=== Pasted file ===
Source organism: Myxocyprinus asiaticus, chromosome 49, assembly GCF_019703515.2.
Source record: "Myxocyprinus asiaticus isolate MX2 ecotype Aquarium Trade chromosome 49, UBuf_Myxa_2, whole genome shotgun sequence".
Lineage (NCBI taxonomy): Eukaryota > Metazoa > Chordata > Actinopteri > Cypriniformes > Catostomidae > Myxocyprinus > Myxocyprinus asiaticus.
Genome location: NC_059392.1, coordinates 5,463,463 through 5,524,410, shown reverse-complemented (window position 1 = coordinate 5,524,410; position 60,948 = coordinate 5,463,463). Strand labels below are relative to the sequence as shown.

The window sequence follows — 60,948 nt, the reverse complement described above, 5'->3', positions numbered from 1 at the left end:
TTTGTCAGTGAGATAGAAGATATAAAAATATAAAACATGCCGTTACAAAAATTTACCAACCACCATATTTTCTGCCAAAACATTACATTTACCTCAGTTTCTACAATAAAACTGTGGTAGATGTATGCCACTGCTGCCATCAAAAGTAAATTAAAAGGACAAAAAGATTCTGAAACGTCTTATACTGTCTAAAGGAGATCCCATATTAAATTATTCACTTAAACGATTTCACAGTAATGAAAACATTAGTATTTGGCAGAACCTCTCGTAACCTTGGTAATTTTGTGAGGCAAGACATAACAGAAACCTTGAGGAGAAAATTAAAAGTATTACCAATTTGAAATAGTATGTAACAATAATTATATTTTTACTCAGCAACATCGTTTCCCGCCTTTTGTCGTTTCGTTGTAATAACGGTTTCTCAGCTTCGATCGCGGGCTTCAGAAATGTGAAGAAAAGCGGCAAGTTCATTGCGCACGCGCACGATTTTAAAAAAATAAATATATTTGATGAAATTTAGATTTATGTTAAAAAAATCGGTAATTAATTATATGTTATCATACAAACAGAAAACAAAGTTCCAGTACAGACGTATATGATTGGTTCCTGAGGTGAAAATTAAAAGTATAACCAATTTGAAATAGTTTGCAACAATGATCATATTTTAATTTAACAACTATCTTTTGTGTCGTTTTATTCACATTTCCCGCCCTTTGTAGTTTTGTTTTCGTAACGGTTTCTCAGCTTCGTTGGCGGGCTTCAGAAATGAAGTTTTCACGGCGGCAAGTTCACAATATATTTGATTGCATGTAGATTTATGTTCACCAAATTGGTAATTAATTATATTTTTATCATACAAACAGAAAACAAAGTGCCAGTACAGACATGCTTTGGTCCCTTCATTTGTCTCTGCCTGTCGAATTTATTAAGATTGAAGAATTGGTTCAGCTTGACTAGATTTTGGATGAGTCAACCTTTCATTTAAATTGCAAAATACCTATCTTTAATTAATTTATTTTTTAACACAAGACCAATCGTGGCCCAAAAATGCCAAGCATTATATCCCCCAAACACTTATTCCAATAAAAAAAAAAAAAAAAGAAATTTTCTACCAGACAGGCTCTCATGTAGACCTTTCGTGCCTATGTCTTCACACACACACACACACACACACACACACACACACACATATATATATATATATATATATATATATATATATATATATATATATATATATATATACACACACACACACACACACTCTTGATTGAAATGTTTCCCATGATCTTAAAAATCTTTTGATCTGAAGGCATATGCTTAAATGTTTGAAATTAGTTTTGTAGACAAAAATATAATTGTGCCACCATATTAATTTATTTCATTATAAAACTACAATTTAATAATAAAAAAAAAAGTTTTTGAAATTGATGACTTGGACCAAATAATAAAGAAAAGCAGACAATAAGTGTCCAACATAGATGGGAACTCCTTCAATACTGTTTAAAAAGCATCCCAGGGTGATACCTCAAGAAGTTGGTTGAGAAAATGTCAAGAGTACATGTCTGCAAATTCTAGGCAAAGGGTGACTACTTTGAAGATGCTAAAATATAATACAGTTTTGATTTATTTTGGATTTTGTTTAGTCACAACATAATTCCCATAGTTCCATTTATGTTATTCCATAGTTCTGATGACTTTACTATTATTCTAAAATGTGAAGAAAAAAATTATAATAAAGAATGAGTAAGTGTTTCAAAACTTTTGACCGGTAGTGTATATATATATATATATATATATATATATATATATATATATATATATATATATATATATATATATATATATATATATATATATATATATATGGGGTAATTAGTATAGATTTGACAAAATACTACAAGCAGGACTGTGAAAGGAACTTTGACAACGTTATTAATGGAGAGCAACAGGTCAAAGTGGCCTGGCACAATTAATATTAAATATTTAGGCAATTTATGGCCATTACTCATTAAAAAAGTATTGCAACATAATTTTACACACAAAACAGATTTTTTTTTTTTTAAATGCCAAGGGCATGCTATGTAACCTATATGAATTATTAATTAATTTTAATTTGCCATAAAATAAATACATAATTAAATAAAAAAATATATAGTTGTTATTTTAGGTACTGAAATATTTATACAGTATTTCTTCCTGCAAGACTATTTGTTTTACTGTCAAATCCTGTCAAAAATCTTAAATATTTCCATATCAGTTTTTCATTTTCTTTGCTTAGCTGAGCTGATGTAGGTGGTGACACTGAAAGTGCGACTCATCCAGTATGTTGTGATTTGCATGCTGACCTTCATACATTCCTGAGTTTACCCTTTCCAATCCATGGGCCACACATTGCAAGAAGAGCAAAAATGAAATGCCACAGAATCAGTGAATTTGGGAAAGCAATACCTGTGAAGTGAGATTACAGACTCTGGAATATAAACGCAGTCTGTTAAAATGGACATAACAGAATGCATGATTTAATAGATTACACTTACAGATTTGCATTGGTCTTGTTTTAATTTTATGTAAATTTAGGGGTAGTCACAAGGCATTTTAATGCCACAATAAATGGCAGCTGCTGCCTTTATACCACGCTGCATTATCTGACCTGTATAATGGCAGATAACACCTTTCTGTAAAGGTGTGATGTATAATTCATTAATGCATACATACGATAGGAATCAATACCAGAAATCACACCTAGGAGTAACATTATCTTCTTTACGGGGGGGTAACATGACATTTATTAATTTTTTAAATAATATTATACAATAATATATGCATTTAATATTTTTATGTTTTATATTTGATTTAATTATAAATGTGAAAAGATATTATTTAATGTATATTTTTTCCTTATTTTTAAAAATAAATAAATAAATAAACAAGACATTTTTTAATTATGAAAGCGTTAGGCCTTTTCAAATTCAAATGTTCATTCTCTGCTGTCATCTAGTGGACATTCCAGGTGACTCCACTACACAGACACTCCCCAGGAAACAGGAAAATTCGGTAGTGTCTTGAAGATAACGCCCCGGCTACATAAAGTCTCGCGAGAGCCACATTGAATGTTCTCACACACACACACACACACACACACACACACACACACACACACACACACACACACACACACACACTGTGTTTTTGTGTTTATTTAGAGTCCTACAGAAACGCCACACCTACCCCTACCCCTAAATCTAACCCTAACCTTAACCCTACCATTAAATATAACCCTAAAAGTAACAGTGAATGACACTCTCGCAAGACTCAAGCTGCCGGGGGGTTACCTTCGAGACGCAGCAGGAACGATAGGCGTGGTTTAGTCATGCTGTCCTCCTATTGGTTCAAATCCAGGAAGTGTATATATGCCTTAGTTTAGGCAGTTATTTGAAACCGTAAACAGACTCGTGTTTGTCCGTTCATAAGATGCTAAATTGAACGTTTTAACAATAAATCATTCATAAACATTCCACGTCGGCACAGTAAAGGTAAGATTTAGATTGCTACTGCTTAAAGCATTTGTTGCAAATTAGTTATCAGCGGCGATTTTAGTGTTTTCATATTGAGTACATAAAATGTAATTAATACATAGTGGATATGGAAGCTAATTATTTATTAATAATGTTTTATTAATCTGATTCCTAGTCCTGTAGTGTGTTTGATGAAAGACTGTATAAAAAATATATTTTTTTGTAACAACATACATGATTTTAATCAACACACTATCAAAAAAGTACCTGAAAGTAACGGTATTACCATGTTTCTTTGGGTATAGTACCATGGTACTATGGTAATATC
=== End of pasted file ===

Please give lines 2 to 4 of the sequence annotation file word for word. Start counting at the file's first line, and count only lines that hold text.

Source record: "Myxocyprinus asiaticus isolate MX2 ecotype Aquarium Trade chromosome 49, UBuf_Myxa_2, whole genome shotgun sequence".
Lineage (NCBI taxonomy): Eukaryota > Metazoa > Chordata > Actinopteri > Cypriniformes > Catostomidae > Myxocyprinus > Myxocyprinus asiaticus.
Genome location: NC_059392.1, coordinates 5,463,463 through 5,524,410, shown reverse-complemented (window position 1 = coordinate 5,524,410; position 60,948 = coordinate 5,463,463). Strand labels below are relative to the sequence as shown.